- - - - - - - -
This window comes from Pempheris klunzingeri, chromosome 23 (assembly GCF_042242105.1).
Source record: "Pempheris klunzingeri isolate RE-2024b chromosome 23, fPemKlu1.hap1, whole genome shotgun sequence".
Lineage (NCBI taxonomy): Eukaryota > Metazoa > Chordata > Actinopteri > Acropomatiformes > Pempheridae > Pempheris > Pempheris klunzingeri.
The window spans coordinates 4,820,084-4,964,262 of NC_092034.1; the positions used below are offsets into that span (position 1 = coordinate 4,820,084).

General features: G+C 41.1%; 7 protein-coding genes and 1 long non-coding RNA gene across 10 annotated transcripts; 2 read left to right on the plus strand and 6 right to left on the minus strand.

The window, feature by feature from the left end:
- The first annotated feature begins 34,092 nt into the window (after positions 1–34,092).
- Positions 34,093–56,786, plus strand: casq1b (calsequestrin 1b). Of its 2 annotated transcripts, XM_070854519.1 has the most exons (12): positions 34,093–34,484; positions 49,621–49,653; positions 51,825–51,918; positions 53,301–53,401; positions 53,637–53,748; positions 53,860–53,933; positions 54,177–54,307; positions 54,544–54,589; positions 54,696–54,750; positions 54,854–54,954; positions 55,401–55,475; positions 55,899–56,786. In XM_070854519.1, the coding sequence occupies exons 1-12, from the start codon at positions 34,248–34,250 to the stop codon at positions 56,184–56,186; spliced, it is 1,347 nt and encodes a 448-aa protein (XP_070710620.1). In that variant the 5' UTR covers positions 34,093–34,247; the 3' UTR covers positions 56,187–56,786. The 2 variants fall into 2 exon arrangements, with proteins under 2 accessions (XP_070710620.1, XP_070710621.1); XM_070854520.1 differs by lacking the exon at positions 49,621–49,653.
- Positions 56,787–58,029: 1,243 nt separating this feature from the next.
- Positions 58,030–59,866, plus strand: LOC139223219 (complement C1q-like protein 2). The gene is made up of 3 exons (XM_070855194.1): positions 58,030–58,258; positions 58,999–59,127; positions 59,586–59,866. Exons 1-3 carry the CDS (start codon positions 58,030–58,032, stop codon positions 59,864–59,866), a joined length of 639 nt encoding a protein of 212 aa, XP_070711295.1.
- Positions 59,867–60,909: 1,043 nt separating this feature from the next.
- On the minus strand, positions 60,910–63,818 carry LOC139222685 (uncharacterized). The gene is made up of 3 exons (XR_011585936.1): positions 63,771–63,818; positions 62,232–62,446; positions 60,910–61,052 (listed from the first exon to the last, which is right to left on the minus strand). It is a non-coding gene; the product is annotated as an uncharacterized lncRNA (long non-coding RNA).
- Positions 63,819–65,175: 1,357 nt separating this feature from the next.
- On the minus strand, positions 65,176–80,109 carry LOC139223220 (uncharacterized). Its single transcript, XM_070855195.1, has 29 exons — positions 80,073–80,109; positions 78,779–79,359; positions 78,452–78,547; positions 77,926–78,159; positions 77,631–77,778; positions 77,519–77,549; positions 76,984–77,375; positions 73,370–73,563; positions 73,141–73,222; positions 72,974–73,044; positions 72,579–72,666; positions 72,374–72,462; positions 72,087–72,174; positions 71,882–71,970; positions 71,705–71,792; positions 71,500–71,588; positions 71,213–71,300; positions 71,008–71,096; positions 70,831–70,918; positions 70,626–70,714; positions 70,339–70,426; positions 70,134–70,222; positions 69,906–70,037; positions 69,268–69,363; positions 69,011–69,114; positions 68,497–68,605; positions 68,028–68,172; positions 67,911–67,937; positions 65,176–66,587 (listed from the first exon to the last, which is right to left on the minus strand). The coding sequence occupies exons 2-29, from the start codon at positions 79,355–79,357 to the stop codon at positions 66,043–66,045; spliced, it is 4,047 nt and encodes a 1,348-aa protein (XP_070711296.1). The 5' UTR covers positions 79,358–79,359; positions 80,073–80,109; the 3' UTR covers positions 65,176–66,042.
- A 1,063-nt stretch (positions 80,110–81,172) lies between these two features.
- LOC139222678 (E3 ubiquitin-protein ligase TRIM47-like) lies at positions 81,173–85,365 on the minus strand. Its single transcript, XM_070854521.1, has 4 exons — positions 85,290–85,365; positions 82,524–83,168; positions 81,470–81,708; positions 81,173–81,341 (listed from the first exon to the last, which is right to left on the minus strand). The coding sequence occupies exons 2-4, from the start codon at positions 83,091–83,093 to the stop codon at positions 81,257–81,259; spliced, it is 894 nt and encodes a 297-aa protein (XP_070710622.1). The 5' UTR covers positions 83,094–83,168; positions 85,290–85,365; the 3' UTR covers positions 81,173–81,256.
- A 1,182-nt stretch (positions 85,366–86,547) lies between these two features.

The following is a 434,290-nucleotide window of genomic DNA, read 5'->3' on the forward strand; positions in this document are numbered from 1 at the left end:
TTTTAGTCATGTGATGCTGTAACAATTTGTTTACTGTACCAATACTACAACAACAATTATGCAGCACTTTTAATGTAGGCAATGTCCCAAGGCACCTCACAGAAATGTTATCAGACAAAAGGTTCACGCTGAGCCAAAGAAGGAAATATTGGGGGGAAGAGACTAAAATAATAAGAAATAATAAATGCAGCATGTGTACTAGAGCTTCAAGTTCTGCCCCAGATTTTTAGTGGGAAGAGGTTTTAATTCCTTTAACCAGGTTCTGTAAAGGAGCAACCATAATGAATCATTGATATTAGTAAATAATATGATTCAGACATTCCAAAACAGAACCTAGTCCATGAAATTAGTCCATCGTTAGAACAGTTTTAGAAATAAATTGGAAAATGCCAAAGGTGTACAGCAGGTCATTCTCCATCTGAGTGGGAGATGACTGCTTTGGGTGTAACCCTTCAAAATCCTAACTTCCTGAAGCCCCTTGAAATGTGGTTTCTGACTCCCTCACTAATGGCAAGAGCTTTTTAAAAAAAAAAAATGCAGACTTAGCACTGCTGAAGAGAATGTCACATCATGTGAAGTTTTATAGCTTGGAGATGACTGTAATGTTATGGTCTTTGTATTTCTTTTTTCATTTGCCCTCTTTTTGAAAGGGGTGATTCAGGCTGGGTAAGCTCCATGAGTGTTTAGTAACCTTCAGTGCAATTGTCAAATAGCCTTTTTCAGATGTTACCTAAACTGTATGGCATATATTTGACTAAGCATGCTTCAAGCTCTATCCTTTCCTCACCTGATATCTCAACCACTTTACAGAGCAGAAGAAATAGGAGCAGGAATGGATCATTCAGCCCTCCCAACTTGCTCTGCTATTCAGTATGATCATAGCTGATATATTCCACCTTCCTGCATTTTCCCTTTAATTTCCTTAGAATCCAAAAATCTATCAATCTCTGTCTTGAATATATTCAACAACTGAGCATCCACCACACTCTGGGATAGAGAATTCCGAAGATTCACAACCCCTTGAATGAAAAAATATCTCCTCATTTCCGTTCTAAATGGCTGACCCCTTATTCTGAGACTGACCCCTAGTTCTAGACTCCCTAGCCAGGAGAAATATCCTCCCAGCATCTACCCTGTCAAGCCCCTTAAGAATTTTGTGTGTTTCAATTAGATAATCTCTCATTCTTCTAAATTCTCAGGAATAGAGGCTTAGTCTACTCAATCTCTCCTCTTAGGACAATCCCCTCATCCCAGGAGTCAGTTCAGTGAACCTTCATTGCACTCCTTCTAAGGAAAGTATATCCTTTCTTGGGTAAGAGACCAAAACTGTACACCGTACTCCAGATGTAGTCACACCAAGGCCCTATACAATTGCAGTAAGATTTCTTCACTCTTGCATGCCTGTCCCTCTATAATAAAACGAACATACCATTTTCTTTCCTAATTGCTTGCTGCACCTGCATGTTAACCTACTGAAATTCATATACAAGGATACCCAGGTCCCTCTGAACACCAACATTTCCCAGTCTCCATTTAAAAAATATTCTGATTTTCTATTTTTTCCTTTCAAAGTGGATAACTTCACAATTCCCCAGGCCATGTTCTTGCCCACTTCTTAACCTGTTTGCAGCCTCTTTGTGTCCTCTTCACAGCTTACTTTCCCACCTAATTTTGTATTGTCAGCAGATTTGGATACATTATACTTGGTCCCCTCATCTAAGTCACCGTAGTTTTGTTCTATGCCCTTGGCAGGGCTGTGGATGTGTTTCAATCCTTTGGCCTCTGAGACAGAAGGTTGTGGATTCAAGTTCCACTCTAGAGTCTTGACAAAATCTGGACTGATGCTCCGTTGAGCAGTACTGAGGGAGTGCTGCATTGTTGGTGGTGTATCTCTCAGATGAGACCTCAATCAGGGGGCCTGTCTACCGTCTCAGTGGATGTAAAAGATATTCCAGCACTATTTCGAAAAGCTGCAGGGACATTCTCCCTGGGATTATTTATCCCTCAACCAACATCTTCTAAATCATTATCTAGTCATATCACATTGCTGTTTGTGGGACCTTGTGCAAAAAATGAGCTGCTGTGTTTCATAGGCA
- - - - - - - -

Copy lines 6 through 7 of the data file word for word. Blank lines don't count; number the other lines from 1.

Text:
The window, feature by feature from the left end:
- The first annotated feature begins 34,092 nt into the window (after positions 1–34,092).